Admissions gaffe confuses applicants

GW mistakenly sent an e-mail letter of acceptance to a number of Early Decision II applicants last Wednesday – after the students had already received a letter of rejection – a top University official said last week.

Executive Dean of Undergraduate Admissions Kathy Napper said Wednesday the mistake affected a “very small number” of applicants. University spokeswoman Michelle Sherrard said Monday evening that the e-mail – sent to some Early Decision II applicants – was sent to “less than 200 applicants.”

Sherrard said the admissions office did not currently have the exact number of mistakenly sent e-mails, and said the “less than 200” figure was Napper’s “best estimate at this point.”

“A very small number of Early Decision 2 applicants received the email in error,” Napper said in an e-mail Wednesday. “We realized the computer glitch soon after it was sent and have already sent an apology email to those students.”

The second e-mail sent to students said: “This afternoon, you received an email from me titled “Important GW Information.” Unfortunately, this email was sent to you in error. We are truly sorry for this confusion regarding your application to GW.” The e-mail also directed the applicants to check their status online.

Senior Vice President for Student and Academic Services Robert Chernak said the mistake happened in part because of the snowfall in the District last week, which caused acceptance packets to be delayed.

“In the normal procedure, after the early decision is made we send an e-mail out and then we follow up with an official package of acceptance. In this situation, the snow really slowed up the delivery of the acceptance packets,” Chernak said. “So Kathy [Napper] felt that it would be a good idea to send an e-mail to those people who were accepted, that was the theory, for Early Decision II. As those instructions went down the chain of command in the admissions office to the operational level, the individual who sent out the e-mail… touched the wrong button on the list.”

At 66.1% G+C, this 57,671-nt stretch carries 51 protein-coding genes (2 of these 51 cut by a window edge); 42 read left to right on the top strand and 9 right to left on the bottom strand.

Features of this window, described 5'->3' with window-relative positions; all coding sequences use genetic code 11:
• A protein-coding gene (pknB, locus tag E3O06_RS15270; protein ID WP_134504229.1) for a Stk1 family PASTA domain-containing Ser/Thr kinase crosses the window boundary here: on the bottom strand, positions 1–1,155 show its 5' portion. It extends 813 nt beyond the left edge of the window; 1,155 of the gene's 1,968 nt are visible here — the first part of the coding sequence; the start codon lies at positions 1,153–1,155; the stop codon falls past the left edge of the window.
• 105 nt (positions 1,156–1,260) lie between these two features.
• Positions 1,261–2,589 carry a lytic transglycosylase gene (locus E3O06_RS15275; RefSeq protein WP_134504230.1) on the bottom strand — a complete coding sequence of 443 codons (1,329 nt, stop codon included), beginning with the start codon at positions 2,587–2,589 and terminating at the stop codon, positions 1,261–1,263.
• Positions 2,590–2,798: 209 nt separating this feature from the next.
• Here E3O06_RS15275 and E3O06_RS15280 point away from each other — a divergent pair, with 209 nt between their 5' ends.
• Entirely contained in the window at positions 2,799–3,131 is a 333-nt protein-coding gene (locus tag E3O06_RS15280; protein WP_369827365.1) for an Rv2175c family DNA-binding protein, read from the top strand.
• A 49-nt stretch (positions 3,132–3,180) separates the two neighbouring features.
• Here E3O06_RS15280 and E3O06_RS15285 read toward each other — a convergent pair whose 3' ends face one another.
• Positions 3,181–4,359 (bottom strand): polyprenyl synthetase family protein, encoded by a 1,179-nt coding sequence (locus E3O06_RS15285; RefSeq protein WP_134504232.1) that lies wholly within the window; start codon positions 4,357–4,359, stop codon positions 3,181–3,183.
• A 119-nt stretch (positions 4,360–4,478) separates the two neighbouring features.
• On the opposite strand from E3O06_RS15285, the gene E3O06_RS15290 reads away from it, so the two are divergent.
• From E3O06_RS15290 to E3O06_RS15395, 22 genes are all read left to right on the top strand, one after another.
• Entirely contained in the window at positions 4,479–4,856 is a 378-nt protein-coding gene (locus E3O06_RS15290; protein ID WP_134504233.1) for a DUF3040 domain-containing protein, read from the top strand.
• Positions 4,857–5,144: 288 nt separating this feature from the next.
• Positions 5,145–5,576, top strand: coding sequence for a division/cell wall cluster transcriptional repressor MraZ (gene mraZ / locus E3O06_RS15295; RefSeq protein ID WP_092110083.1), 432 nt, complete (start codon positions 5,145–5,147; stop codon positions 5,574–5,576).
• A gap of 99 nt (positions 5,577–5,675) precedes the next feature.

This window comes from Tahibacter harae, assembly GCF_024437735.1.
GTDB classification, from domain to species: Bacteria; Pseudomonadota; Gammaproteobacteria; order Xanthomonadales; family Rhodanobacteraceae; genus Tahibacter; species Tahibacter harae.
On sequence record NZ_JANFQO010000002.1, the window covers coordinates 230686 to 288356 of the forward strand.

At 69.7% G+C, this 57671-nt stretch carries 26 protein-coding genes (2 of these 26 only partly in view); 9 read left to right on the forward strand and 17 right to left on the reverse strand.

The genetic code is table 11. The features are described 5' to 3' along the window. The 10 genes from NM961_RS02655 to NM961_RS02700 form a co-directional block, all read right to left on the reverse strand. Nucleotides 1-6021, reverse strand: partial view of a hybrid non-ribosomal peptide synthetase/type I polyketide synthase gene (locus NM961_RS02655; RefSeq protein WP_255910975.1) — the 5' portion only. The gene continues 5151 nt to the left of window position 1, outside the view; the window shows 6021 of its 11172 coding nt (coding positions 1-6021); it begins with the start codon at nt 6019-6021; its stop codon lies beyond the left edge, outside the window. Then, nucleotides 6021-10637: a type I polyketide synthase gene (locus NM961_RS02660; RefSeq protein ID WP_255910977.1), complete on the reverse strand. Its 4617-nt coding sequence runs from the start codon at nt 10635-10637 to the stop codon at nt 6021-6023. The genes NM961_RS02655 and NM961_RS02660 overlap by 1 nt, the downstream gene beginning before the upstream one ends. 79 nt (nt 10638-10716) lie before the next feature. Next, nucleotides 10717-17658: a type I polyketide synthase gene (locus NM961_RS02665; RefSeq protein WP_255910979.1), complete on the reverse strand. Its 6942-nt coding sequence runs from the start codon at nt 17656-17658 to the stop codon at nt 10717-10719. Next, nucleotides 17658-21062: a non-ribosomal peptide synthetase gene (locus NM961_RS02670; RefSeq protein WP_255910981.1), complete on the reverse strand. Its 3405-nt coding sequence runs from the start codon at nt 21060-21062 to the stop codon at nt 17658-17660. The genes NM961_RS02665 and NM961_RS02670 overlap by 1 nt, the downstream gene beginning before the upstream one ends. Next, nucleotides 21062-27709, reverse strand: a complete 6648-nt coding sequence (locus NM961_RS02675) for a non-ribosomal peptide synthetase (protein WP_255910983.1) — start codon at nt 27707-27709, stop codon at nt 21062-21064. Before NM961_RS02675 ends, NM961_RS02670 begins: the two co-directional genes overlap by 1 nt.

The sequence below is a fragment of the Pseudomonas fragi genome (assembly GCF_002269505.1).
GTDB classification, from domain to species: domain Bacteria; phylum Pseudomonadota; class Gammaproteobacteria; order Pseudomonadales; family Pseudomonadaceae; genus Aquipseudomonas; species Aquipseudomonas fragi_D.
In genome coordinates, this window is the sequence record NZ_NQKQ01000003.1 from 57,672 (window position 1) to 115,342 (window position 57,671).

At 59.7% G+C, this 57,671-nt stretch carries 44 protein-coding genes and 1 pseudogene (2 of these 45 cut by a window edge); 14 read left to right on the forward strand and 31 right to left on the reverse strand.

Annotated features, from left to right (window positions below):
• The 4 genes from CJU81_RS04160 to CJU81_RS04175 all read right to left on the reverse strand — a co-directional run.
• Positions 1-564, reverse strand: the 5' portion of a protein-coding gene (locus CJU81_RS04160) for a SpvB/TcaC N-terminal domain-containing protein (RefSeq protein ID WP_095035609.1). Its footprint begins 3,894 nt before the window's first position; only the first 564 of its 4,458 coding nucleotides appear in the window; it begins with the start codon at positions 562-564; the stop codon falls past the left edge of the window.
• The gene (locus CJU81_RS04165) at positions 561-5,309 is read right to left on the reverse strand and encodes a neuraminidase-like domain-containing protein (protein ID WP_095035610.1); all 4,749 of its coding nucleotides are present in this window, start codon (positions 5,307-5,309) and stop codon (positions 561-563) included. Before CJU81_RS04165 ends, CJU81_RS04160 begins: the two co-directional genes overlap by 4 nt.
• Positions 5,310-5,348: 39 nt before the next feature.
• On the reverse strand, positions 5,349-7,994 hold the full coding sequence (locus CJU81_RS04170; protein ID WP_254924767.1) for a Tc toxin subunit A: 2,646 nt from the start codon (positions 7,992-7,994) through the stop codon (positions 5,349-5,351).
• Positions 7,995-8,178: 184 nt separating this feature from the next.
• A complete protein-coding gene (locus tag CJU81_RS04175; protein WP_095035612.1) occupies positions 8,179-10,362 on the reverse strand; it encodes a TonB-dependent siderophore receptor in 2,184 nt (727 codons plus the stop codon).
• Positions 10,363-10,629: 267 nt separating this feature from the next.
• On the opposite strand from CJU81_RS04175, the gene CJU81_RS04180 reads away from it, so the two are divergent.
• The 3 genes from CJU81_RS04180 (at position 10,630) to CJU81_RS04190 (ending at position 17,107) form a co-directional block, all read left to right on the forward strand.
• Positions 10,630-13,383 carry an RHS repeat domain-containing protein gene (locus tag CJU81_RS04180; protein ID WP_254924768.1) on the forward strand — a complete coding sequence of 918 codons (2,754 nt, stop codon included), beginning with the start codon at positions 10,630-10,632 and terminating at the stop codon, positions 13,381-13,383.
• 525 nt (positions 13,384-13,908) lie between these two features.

Sherrard said as of Jan. 29, the University had received around 825 Early Decision II applicants.

For Early Decision II applicant Elana Jacobson, from West Palm Beach, Fla., the mistake was heartbreaking.

“Someone probably thought someone died,” Jacobson said. “I was sitting in the middle of the hallway crying my eyes out. It was confusing – I didn’t know if I was in the school, rejected, accepted, or deferred.”

Jacobson said she received an e-mail Feb. 4 telling her to check her online application status – where she learned she was rejected from the University. But last Wednesday, Jacobson received an e-mail congratulating her on her acceptance – an e-mail sent to her by mistake.

“I received an e-mail and it said ‘Congratulations and welcome to the class of 2014, go Colonials,’ ” Jacobson said.

Jacobson said she immediately e-mailed Napper to ask for her admissions status.

“She sent me an e-mail back and said I am truly sorry for the inconvenience, that it was an error and to check your official status online,” Jacobson said.

Jacobson said she was disappointed with the way the “glitch” was handled by the Office of Admissions.

“They either could have given a phone number to call or sent out a voicemail to assist applicants with the problem,” Jacobson said. “Some sort of notification that was more personal than just, ‘Oh, sorry it was an error.’ “

GW is not the first university to make this mistake. Last year, Cornell University’s Office of Financial Aid mistakenly sent an e-mail to 25 rejected students congratulating them on their acceptance, The Cornell Daily Sun reported. In one of the larger incidents last year, the University of California at San Diego, sent acceptance e-mails to all of the 46,377 students who applied for admission, including the 29,000 applicants who were rejected.

Lauren French contributed to this report.

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